Cat cafes, karaoke rooms, wild game arcades … As a city Tokyo feel endless: you can find and do almost anything here, including the strange, the kawaii and the absolutely ridiculous. Wander the streets of Harajuku on any night of the week and you’ll see hoards of beautiful people, dressed as though they were participating in a wild, beautiful parade orchestrated by Tim Burton’s imagination. Only a few blocks away at the Meiji Shrine, you’ll see something completely different: women and young girls dressed in traditional kimonos, shuffling down the tree lined corridors in their wooden sandals and white socks.
I’ve fallen in love with the otherworldliness of this place. Never before have I felt so immersed in something that feels like an exercise in creativity as much as one in living. We’re in the city for six weeks and are determined to seek out its strange corners. Although we’ve lost ourselves in the crowds of the Shibuya crossing and have soaked in the iridescent glow of Shinjuku, it’s those other places – the slightly outlandish ones off the main thoroughfares – that call to us the most. Apart from wandering in and out of strange little bars and restaurants down narrow alleyways, we’ve got a list. There are so many things to see and do here and we don’t want to miss anything.
Recently we came across some information on Miracle Berries. These little red morsels look a bit like oversize pomegranate seeds. They only grow in West Africa, but the ingenious Japanese have found a way to import the notoriously delicate fruit. No other country has been able to work out how to import them without losing the thing that makes the fruit so special: it temporarily paralyses your sour taste buds to make even the most potent lemon taste like sweet loveliness.
The Miracle Fruit Plant (Synsepalum dulcificum) is a plant first documented in 1725 during an excursion to its native West Africa. Local tribes picked the berry from shrubs and chewed it before meals. Miracle Fruit Berries contain a harmless active glycoprotein which temporarily gently binds to the tongue’s taste buds, causing bitter and sour foods, such as lemons and rhubarb, consumed after eating miracle fruit, to taste sweet … The berry has a very short shelf life of only one or two days after being harvested and the active ingredient, miraculin, starts to diminish quickly. This means many “fresh” Miracle Fruit Berries are lacking in miraculin because of the time taken to transport them. (source)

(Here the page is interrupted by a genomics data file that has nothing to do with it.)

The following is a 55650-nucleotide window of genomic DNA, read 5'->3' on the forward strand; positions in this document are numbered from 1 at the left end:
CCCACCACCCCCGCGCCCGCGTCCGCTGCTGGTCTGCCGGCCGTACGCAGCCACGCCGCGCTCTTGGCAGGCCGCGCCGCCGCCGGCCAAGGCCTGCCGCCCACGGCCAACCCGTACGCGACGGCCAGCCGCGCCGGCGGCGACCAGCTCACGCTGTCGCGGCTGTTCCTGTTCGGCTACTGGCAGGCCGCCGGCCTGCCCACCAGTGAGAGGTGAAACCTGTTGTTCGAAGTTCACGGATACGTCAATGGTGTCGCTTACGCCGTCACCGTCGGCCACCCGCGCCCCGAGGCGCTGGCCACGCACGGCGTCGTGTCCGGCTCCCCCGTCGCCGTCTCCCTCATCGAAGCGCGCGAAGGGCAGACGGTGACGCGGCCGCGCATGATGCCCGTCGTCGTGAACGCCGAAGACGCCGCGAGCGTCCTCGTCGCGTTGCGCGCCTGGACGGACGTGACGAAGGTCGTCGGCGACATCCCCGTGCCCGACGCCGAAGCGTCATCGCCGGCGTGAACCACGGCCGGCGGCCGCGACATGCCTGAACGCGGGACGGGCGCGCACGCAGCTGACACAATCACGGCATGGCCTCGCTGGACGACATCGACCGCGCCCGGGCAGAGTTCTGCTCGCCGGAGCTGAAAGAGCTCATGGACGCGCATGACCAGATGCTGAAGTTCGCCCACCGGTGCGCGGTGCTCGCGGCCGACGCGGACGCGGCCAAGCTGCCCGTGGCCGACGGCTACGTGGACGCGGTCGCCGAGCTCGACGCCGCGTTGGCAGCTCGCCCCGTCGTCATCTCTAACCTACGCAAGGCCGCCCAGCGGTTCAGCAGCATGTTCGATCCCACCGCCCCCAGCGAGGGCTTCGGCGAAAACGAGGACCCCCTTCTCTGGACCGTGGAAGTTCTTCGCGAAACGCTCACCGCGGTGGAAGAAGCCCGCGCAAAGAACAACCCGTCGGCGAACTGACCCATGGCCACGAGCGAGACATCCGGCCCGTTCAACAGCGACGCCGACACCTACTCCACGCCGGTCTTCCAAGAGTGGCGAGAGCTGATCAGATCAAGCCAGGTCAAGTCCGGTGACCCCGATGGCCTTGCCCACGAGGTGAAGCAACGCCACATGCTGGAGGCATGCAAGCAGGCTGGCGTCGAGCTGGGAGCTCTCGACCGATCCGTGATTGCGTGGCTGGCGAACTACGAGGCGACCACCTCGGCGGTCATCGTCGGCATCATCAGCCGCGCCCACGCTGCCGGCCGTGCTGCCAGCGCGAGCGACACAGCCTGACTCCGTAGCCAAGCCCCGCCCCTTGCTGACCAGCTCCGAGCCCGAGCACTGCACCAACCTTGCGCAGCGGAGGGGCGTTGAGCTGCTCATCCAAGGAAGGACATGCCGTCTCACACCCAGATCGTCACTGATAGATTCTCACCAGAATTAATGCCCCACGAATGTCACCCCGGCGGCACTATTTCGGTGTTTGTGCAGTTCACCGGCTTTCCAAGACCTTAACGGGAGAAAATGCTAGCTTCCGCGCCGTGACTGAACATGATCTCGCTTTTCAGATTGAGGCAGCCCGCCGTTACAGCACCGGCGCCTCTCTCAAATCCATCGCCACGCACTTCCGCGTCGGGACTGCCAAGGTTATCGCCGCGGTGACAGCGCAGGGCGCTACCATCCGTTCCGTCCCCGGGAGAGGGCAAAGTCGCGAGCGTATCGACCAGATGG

After quite a bit of research, we were able to track down the Miracle Berry Cafe in a place called Namjatown, a combination video game arcade/fun house in the Ikebukuro area. It costs 300 Yen to enter the arcade, which felt worth it because the place is a strange series of dark corridors filled with strange characters and rides, contrasted with glowing game rooms with their noises and colors that are almost hallucination-inducing. The berries themselves cost 250 Yen each, and you really only need one per person. Then add to that the cost of buying something sour. I believe a cup of lemons slices was about 300 Yen. You can also buy sour deserts or smoothies if you want something a little bit more fancy.
The Miracle Berry Cafe really seems to market itself to people on a diet who want to indulge in something sweet but don’t want the calories associated with sugar. Incorporated throughout the cute decor were signs reminding visitors how few calories a lemon contains. These messages felt out of place in an arcade that seemed directed at young people, especially as the cafe was located within spitting distance from Ice Cream World. Contradictions abound.
Although the woman working at the cafe didn’t speak English, she did provide us with a one-sheet of information to help guide us through the proper way to take in the ‘magic’ of the berry. This lost in translation moment was one of my favorite parts of the experience, as the paper was obvious translated by Google or something to hilarious results:
How can try a Miracle Taste?
Fiemly lick with your saliva and 3 minutes in that makes a contusion! From the sour to the sweet became of a pungcny to a call of sweetness on a tougue when the Miraclin gets Hydrogen from an Acid.
Enjoy Magical Fruit!!!
1. Pitch Miraclefruit into your mouth!
2. Daubing Miraclefruit on your 3 minutes
3. Try sour items after it.
We decided that this meant we were to suck on the berry (which has a fairly large pit inside of it) for three minutes, spit out the pit and then we’d be ready to eat sour things. It seemed to work because when the time was up, the lemons actually tasted quite nice – there was still a tiny hint of sour, but mainly they were sweet and juicy. One of the people I was with ended up eating an entire lemon!
Although I probably wouldn’t do it again as it was a one-time experience thing for me rather than a long term diet choice, it was quite fun and very strange to find myself eating a lemon as though it were candy. The only negative part of the experience was that although the taste buds registered the taste as sweet, the throat still registered the acidic nature of lemon juice. It wasn’t really unpleasant but there’s no way it would ever take the place of a traditional desert. I’ll take a piece of chocolate cake over a miracle berry snack any day!
Miracle berries are definitely a gimmick, but one that is so odd that it seemed appropriate to take advantage of the experience in Tokyo.
What’s the strangest food experience you’ve had while traveling? I haven’t yet recovered from the Yakitori stand that served a range of stomach flipping things on sticks including penis, ‘choice’ uterus and rectum. Nope, let’s not go there!
Homepage Slideshow Image Credit: Miracle Berries by Furey and the Feast